Note: You must reconfigure the Web Cache to use the new instance. Adding the instance to a cluster will not configure it to use a common Web Cache. See Chapter 5 for information on configuring the Web Cache.

Mid_tier instances (standalone and clusters) associated with a single infrastructure make up a farm. If an instance does not belong to a farm, you must add it to the farm before adding it to a cluster within a farm. Normally, instances are added to a farm when they are installed, but you can add an instance to a farm by navigating to the instance web page and using the Use Infrastructure Wizard. Once an instance is part of a farm, it can be added to a cluster or remain a standalone instance. It is possible to cluster instances without an infrastructure instance, but you lose the cluster manageability because you are now responsible for insuring that configuration changes are propagated to each instance.

Infrastructure Tier

The infrastructure tier not only contains the infrastructure instance but also the repository database. The diagram in Figure 9-1 shows the infrastructure tier configured within a Cold Failover Cluster. Unlike the midtier clusters that are all active, in a Cold Failover Cluster, only one server is active, while the other is standing by in case the first fails. This configuration requires an OS-supported clustering system such as Sun Cluster. When the active node fails, the clustering software restarts the failed programs on the cold node. An exciting new feature of Oracle Application Server 10g is the ability to create the repository database in an existing database. This allows the repository database to take advantage of an already existing high-available back-end database that may implement RAC or be hosted on a large, highly available server. This provides availability for the repository database but not for the infrastructure instance. Oracle will soon provide a capability to cluster and load-balance multiple infrastructure instances so that you can create a redundant infrastructure without using a cold server on standby.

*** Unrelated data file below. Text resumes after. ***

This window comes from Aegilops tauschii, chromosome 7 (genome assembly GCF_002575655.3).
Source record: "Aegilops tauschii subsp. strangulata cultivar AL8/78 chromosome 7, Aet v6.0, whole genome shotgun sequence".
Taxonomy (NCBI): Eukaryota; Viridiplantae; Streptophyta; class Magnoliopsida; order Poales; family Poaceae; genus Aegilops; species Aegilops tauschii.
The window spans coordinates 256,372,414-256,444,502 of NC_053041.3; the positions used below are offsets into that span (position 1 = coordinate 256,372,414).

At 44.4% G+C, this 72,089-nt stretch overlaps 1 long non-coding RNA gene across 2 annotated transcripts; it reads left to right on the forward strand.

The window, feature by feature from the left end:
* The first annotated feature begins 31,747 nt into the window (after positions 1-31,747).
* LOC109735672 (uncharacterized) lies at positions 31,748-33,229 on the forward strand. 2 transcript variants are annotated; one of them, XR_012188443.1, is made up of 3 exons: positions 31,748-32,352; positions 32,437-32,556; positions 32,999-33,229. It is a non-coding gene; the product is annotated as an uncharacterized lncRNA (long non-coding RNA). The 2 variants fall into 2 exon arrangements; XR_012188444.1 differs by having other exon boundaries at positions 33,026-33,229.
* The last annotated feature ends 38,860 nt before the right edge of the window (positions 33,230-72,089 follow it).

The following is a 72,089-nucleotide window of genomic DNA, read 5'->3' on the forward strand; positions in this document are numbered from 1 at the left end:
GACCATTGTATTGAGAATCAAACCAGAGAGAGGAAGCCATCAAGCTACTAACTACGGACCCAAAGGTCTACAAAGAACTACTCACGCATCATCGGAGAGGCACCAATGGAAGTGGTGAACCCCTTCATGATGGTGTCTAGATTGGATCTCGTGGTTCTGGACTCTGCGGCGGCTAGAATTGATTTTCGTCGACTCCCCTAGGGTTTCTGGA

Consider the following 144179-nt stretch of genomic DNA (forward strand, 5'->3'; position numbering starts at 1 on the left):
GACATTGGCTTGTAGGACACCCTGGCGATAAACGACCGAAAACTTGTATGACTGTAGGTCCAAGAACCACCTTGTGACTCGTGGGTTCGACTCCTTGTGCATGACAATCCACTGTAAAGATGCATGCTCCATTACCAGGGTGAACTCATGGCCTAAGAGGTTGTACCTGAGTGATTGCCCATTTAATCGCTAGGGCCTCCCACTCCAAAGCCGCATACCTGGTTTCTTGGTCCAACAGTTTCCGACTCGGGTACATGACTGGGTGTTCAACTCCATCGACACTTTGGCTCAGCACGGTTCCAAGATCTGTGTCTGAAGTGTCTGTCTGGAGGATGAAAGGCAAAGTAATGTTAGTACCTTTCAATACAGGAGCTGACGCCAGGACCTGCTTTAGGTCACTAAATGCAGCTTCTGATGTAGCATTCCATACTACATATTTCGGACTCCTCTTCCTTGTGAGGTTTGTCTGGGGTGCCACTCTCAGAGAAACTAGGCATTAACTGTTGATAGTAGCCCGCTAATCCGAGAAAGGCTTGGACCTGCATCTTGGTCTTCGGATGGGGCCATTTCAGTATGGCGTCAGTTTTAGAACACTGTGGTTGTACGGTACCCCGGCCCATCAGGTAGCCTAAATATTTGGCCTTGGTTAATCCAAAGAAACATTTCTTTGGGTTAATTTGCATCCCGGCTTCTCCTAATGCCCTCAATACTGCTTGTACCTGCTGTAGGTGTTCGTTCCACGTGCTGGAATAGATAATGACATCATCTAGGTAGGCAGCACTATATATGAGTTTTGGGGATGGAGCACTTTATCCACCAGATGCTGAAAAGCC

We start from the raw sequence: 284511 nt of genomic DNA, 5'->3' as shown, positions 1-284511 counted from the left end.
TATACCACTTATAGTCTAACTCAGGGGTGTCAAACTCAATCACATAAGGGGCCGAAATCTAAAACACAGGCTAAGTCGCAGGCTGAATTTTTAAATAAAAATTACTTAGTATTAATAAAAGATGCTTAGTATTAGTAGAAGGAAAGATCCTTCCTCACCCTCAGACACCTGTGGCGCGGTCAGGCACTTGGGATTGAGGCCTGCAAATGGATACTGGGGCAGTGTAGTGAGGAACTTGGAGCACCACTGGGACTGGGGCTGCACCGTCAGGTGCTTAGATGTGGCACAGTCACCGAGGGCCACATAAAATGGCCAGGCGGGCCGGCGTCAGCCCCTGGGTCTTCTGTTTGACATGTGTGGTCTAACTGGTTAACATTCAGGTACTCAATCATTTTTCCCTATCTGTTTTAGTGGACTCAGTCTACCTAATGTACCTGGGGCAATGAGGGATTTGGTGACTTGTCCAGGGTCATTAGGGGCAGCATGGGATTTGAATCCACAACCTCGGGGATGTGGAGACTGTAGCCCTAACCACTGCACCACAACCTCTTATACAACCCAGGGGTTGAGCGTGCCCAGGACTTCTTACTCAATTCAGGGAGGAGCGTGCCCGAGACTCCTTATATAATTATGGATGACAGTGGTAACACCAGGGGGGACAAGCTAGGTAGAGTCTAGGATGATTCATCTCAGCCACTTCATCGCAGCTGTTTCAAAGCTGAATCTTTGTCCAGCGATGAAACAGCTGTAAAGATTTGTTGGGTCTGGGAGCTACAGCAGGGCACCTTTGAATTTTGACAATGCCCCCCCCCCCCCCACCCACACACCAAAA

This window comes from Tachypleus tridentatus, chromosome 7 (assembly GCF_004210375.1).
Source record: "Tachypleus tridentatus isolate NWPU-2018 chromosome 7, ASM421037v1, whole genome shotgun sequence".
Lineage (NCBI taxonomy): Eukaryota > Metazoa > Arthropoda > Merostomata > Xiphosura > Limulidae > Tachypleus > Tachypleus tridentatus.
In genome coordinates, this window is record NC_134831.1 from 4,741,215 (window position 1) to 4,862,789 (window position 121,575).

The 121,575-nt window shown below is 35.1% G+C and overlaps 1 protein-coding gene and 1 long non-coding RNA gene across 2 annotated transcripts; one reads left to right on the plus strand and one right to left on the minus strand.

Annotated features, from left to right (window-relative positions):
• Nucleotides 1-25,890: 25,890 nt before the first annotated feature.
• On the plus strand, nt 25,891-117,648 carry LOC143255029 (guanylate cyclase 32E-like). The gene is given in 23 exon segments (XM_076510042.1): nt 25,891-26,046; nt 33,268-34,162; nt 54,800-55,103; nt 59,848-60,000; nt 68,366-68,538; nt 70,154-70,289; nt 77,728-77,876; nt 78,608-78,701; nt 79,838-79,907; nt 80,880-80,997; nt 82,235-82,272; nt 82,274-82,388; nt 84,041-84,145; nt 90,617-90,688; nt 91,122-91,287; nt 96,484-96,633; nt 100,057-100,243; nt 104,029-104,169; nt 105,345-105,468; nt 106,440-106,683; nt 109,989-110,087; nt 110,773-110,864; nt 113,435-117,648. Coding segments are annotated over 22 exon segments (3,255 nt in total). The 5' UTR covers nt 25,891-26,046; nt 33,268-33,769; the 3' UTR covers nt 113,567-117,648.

Back-end Database

Behind the application servers is some type of continuous availability database using RAC, DataGuard, or replication. Oracle Real Application Clusters, or RAC, creates multiple database instances of the same database and allows for very fast recovery from an instance failure. DataGuard implements a standby database that is constantly updated from the active database. If the active database fails, the administrator will convert the standby database into an active database, reconfigure the network to point to the new active database, and resume processing. Replication implements multiple active databases that exchange changes between them so that they are consistent (with a small time delay). With replication, if one of the databases fails, processing continues on the remaining databases. Normally the back-end database will implement RAC, which is why the ability to implement the infrastructure?s repository database in the back-end RAC database greatly improves reliability. Implementing Real Application Clusters is outside the scope of this book. For additional information on implementing RAC, refer to the book Oracle9i RAC: Oracle Real Application Clusters Configuration and Internals by Mike Ault and Madhu Tumma (Rampant TechPress, 2003).

Fig 6 Typeset text:

Application Servers

Data Guard


Real Application Clusters

Figure 6: Highly available database solutions

This is an excerpt from "Oracle 10g Application Server Administration Handbook" by Don Burleson and John Garmany.

If you like Oracle tuning, you may enjoy the new book "Oracle Tuning: The Definitive Reference", over 900 pages of BC's favorite tuning tips & scripts.